Monday, September 25, 2017
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Waka Ama teams prepare for world champs

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Tauranga has been chosen as the training ground for the seven NZ Waka Ama teams competing in the inaugural 2017 IVF Va’a World Distance Championships in Tahiti starting June 27.

The athletes came together for their final training camp with practice sessions in Pilot Bay in the weekend. 

The 2017 NZ distance teams are the Junior 19 Men and Women, Open Men and Women, Master Men and Women and the Para Va’a team.

Hosted at the Te Whetu o te Rangi Marae in Welcome Bay, the teams have been having two training sessions per day on the water as well as meetings covering logistics for their trip and what to expect in Tahiti.

The International Va’a Federation created the new world distance event so that member countries can compete against each other every two years.

Peter Cowan, a member of the NZ Adaptive team.

Para Va’a is an adaptive form of Va’a racing for para paddlers, with their race course being 18km.  The other teams compete over 27km.  Most of the races will be televised.

 “The criteria for adaptive paddling is anyone with a disability,” says Adaptive team member George Thomas.

“We get to the worlds and all get tested as we have to fit within certain parameters like any other para sport. We all range in disabilities. Some from accidents or operations.”

Peter Cowan from Napier was age 15 when he was hit by a truck while riding his bike. He had to make the decision to have his leg amputated, and he’s now 21 and competing with the Adaptive team.

The Adaptive team members - Ryan Pearce, George Thomas, Jo Pikia, A J MacDonald, Brent Lynn, Peter Cowan, Wayne Trott.

Roni Nuku from Napier is coach of the Adaptive team.

“This is my second year coaching the NZ Adaptive team,” says Roni. “Last year we went to the World Sprints on the Sunshine Coast. It was the first time taking a team over and it was really good to experience what it’s like to be racing and to be on that start line. And of course we want to beat the Aussies. They are way ahead of us in terms of the great network of support they have for the para-athletes. So we went for a look-see. But we came home with five medals, including our first gold for the 500m sprint with AJ McDonald, who is visually impaired. And George Thomas got a silver in the same event.”

Roni had friends who had lost limbs.

“A good friend of ours was in a wheelchair. He fell off a mountain in 2006 and then when he came to live in Napier, we got him on the water and now he’s out of his wheelchair. He used to be a surfer when he was young and he’s now in his late 60’s.”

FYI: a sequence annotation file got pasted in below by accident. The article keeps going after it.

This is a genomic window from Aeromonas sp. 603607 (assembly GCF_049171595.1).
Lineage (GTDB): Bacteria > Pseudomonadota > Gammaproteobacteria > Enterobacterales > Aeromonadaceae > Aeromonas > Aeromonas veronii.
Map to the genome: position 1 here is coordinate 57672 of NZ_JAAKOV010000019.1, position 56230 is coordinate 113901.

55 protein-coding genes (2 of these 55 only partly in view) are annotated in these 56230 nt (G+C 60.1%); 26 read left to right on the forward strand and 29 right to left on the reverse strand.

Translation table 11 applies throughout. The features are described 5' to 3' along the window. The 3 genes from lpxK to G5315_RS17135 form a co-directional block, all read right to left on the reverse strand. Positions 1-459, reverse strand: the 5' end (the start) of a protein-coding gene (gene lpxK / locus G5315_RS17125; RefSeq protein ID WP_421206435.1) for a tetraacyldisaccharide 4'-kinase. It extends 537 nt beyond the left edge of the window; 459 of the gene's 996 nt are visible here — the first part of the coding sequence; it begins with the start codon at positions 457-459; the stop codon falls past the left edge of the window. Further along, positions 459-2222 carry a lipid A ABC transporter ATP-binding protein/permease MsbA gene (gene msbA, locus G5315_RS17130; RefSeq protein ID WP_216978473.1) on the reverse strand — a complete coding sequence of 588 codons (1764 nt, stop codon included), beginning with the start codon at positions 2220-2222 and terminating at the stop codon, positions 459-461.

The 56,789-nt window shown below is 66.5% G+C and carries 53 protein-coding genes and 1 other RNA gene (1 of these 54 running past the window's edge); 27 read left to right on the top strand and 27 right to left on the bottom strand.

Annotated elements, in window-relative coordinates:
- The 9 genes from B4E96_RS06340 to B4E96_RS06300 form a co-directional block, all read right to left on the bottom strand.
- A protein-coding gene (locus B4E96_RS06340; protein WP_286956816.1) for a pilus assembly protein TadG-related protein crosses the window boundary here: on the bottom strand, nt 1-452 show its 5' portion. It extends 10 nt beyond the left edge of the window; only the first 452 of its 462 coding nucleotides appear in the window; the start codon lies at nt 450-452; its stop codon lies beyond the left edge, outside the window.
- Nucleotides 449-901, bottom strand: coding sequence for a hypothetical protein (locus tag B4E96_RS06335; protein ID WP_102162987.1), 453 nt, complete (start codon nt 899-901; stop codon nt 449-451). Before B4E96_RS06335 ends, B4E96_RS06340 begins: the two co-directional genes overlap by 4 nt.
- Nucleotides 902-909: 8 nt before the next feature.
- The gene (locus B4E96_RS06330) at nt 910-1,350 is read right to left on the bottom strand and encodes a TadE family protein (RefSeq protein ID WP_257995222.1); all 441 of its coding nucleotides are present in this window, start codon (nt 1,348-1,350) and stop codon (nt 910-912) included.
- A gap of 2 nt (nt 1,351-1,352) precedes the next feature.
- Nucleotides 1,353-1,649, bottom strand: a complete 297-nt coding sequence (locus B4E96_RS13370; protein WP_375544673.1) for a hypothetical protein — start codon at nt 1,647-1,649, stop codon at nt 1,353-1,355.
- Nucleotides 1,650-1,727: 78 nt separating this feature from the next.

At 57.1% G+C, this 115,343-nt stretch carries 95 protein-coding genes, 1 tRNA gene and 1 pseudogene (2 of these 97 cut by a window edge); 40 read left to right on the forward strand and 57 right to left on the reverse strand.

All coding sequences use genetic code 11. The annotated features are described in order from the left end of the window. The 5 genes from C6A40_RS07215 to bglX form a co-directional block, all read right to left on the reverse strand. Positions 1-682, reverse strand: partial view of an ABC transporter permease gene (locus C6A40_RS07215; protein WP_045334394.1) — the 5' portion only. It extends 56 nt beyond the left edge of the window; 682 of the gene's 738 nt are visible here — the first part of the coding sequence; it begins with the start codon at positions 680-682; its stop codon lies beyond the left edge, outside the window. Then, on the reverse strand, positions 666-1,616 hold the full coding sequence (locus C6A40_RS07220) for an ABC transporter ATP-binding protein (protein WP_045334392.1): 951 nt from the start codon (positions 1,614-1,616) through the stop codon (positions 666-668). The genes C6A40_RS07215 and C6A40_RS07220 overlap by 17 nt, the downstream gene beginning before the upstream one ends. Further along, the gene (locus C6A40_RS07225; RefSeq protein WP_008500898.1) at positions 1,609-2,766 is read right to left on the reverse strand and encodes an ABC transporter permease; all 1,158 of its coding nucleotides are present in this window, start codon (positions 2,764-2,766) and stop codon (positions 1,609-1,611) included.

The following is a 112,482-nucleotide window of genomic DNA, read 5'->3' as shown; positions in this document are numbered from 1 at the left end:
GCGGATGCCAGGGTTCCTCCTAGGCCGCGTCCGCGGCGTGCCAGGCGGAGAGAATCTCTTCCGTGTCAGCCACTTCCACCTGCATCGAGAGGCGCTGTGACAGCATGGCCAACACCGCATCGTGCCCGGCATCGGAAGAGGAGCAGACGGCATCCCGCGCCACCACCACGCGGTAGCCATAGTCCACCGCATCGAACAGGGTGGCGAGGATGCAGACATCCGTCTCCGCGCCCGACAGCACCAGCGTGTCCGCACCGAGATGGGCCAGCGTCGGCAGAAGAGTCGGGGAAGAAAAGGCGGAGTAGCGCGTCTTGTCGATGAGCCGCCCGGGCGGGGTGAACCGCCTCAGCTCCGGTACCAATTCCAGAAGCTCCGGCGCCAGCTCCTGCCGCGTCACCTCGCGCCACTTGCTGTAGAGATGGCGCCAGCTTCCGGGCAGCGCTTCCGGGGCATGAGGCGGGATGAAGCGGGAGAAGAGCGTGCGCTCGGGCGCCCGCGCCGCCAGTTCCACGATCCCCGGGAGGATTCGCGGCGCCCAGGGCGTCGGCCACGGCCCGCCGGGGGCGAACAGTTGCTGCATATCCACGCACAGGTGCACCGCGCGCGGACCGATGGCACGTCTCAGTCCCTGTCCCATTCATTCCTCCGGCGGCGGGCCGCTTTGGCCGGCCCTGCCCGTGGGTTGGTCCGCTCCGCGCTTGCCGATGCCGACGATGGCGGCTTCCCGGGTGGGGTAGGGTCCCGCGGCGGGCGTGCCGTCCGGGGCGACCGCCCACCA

Members of the NZ Master’s Mens team - Richard Pehi, Michael Rogerson, Paddy Rimene, Greg Jones, Tonga White, Jason Eruera, Paora McGrath.

“We’ve got mostly members from around this area,” says NZ Master Women’s Manager Lynette Tyrrell. “Also from Napier, Rotorua and Whangarei. They have to fund themselves. They do get a contribution from Waka Ama New Zealand as a paddler and the rest they have to come up with themselves. Out of their own pocket. Or if they get time between training they can fundraise.”

The entry fee to the world championship event is $100 USD per competitor.

“These ladies are doing the same training every day,” says Lynette. “They do land training, following a program given to them by their coach Turi Hodges. And they also do water training. They keep a diary and we try and get together once a month for a training camp. We’ve moved the training weekends around, so if there’s a regatta on somewhere we usually piggyback off that, as some of the clubs go to the regatta. So the next day after the regatta we’ll do a training camp, and that helps keep the costs down. But this weekend is the big one that Waka Ama New Zealand put together for us.”

Members of the NZ Master’s Womens team, from back to front - Coach Turi Hodges (at back), Toia Palmer, Lynora Hati (pink cap), Nicky Kingi (blue cap), Roni Nuku, Tui McCaull, Ngaire Pehi.

NZ Master Women’s team coach Turi Hodges connects with his team through social media which helps overcome the challenge of them being spread from Whangarei to Napier.

“They submit their training diaries once a week,” says Turi. “And let us know what their workload is, how they’re going and how they’re feeling. As well as their progression we have to keep an eye on their injury prevention.”

Members the NZ Open Men’s team (L to R) -  Tupuria King , Ash Roozendaal, Shon Siemonek, Joern Scherzer, Carl Peri, Paul Roozendaal, and Paul Chong.  

The NZ Open Men’s team has three kiwis flying over fortnightly from Australia for training. Carl Peri, Paul Chong and Shon Siemonek are self-funded, saying that Waka Ama is their passion. One of their team members is Tupuria King from Northland, NZ’s fastest paddler, and the Open Men’s spring champion for the last five years. Ash Roozendaal, a Bay of Plenty local is the youngest member of the team which also includes his uncle Paul Roozendaal.

The 2017 Inaugural IVF Va’a World Distance Championship event will be hosted in Tahiti from June 27 to June 30 2017.  The next event in 2019 will be in Australia on the Sunshine Coast. 


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